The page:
Obama's problem -- and this may be one reason why Silicon Valley's ardor for the president has cooled since 2008 -- is that southern California is a more reliable source of Democratic Party funding than northern California.
DreamWorks Animation CEO Jeffrey Katzenberg and Warner Bros.
Chairman Barry Meyer are Obama's top "bundlers," raising more than $4 million for his 2012 campaign, and some film and music moguls reportedly threatened to cut off funds if Obama distanced himself from the Hollywood-backed bills. Approximately three-fourths of the supporters of Protect IP were Democrats.
Instead of criticizing the bills and opposing them, as his rivals had, Obama tried to finesse his position in a Google+ hangout in January, instead saying that everyone should "come together and work with us" to enact legislation.
"Candidly, those who count on quote 'Hollywood' for support need to understand that this industry is watching very carefully who's going to stand up for them when their job is at stake," Hollywood's top lobbyist, former Democratic Senator Chris Dodd, said on Fox News a few days after the White House raised questions about the effects of SOPA and Protect IP.
By April, the Obama administration appeared to have taken Dodd's warning to heart. A White House report echoed Hollywood's talking points by calling for new SOPA-like legislation, saying that "we believe that new legislative and non-legislative tools are needed to address offshore infringement."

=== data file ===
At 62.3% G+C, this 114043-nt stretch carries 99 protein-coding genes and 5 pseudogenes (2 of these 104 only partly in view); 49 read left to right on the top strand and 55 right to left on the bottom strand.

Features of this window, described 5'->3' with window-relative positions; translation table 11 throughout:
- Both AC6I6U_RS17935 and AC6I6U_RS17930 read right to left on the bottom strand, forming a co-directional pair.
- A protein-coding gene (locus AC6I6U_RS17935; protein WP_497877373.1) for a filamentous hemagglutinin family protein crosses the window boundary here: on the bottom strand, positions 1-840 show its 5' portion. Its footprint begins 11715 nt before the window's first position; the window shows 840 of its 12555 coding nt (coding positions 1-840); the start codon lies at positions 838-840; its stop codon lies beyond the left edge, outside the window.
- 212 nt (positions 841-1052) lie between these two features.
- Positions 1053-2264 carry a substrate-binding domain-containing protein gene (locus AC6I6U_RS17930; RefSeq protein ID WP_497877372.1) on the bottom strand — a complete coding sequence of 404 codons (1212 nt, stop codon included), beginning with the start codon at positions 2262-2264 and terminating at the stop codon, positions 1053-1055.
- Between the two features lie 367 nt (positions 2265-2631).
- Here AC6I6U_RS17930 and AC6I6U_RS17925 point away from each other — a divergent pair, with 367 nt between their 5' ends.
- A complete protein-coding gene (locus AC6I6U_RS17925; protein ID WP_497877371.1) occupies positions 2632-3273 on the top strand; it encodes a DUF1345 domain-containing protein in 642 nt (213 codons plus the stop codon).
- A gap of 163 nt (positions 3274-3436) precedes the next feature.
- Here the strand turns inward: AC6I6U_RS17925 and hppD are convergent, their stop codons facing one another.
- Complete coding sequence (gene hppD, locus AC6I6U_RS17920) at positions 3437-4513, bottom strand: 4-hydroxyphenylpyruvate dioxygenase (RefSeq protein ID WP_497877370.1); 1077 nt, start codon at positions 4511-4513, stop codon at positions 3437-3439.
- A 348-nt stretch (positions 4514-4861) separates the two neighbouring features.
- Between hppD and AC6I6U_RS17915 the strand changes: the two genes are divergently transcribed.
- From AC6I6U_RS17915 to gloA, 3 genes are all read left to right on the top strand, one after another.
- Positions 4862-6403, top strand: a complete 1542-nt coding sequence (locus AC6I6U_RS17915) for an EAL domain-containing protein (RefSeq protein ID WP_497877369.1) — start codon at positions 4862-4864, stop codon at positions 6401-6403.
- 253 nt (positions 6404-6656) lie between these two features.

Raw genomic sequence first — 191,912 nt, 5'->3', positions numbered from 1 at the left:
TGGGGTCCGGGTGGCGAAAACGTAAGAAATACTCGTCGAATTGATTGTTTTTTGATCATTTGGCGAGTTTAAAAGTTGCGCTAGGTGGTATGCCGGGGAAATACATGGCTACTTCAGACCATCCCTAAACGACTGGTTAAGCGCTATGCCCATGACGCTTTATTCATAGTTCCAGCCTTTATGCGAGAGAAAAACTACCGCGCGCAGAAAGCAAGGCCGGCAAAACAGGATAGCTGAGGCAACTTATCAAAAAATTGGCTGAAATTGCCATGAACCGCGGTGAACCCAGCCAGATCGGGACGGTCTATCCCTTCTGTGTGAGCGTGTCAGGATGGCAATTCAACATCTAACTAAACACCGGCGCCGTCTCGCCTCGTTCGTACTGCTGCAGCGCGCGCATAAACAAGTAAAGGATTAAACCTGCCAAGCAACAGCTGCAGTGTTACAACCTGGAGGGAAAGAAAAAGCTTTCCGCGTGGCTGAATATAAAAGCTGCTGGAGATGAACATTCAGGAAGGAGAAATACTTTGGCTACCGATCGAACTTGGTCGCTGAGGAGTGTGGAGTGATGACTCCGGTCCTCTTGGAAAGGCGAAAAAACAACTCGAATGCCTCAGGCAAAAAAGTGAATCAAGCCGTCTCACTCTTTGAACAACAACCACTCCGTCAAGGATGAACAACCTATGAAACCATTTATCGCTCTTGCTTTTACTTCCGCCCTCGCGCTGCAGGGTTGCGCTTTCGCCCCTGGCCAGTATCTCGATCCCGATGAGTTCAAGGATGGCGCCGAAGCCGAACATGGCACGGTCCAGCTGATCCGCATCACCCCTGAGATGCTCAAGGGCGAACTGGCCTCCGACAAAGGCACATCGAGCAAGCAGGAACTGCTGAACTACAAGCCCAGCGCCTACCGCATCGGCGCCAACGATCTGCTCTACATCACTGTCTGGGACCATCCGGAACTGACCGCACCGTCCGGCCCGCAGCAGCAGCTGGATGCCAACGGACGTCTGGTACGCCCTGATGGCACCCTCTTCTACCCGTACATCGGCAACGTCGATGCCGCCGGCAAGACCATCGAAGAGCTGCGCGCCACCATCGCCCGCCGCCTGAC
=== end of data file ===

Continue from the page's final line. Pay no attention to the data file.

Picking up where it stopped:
It's not exactly a hot-button topic at the moment -- especially because Verizon's lawsuit against the Federal Communications Commission's rules is under way and unresolved -- but Romney has said he opposes Net neutrality regulations because they go too far.
In a response sent to a group called ScienceDebate, Romney said the FCC's regulation is a "'solution' in search of a problem." He added: "The government has now interjected itself in how networks will be constructed and managed, picked winners and losers in the marketplace, and determined how consumers will receive access to tomorrow's new applications and services."
Obama's position is precisely the opposite. As a candidate in 2007, he pledged Net neutrality regulations if elected, he reiterated this for CNET's 2008 Technology Voters' Guide, picked a Net neutrality backer as FCC chief, and threatened to veto a Republican effort last year to overturn the FCC's rules, which were adopted by a 3-2 party line vote.
Johnson's view is approximately the same as Romney's: "'Net Neutrality' leads to a government role in the Internet that can only lead to unwanted regulation." And the Green Party's platform says they want to "ensure Net neutrality."